Symbolic Machine Learning Platform for MATLAB 

GPTIPS is a free Explainable-AI machine learning platform and interactive modelling environment for MATLAB 

It is driven by the Hypothesis-ML machine learning engine

It provides a unique approach for building accurate and intrinsically explainable non-linear regression models (XAI)

A fix for the Symbolic Math toolbox issue currently affecting the use of GPTIPS (v2.0) in MATLAB R2018a onwards will be released soon

A workaround is to install a version of MATLAB prior to R2018a alongside your current version, check if your MATLAB license allows this (it probably does). 

This issue is caused by major changes in the MATLAB Symbolic Math toolbox in versions R2018a onwards.

8th March 2021

"Numerical examples show the superb accuracy, efficiency, and great potential of MGGP. Contrary to artificial neural networks and many other soft computing tools, MGGP provides constitutive prediction equations" 1

*MGGP is the GPTIPS Hypothesis-ML engine

"The developed model equation is found to be more compact compared to the MARS and other AI models and can easily be used by the professionals with the help of a spreadsheet without going into the complexity of model development " 7


y = 4.94 x2 - 1.08 x1 + 2.24 log(x3 - x1) + 0.41 x3 x4 - 0.753 x32 + 7.54

*Requires MATLAB Symbolic Math Toolbox

GPTIPS is a widely used tech platform across a diverse range of commercial and research application areas. It has been shown many times to outperform existing machine learning methods such as neural networks, support vector machines etc. 

Have a look at the testimonials!

Why use GPTIPS?

Your model is an equation

It's pretty much as simple as that - you can just take the equation and copy and paste it where ever you like or easily edit it to work in a spreadsheet. Or you can use GPTIPS functions to export it to a variety of different formats including LaTeX for use in professional documents.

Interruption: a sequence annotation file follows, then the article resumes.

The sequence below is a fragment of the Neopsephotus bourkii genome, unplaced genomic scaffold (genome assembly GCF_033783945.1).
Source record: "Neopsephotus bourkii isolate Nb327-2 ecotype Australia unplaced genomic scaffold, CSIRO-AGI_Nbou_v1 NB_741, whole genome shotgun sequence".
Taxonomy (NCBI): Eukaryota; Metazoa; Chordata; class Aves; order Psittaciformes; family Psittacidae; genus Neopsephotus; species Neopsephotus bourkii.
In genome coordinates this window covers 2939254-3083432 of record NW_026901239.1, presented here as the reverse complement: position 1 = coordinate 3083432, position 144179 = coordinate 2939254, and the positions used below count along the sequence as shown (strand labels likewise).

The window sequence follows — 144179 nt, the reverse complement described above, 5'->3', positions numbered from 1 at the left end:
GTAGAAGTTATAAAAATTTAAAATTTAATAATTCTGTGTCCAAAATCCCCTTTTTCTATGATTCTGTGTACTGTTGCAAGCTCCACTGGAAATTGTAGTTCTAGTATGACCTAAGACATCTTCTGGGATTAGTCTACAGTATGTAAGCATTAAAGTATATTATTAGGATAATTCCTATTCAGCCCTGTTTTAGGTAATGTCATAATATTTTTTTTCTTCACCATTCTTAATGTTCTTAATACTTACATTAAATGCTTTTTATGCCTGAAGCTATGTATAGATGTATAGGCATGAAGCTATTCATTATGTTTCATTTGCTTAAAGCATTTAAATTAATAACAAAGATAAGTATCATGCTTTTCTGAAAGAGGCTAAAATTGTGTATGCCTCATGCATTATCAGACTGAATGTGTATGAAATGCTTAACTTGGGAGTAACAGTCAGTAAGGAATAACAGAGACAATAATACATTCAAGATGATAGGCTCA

No preconceived assumptions of model structure

GPTIPS automatically creates both the structure and the parameters of regression models using the supplied input features and simple mathematical "building blocks"

These building blocks (plus, minus, sqrt, log, exp, -x, sin, cos, square, cube etc.) are iteratively assembled by GPTIPS to form trees representing the models. 

For instance, the simple model y = tanh(x3 - x1) can be represented by a single equation tree as

Equation tree representation of the simple symbolic regression model.

y = tanh(x3 - x1)

Tree weight = 1 and bias term = 0 not shown).

Generated using the drawtrees function. This model contains just one tree. Usually models contain multiple trees.

There are more than 30 built in building blocks in GPTIPS and it is very easy to add your own. Trees can be visualised (as above) in GPTIPS using the drawtrees function (see the Help page for details or type help drawtrees at the MATLAB command line).  

Interpretable portable symbolic regression models - what you see is what you get

GPTIPS models are interpretable mathematical equations - you can see what's going on inside them. This often gives you new insight into the systems or processes you got your data from. 

Unlike many ML models - such as neural networks - no specialised modelling software environment is required to deploy the trained models. They can be easily and rapidly implemented in any modern computing language - or deployed in a spreadsheet - by a non-modelling expert.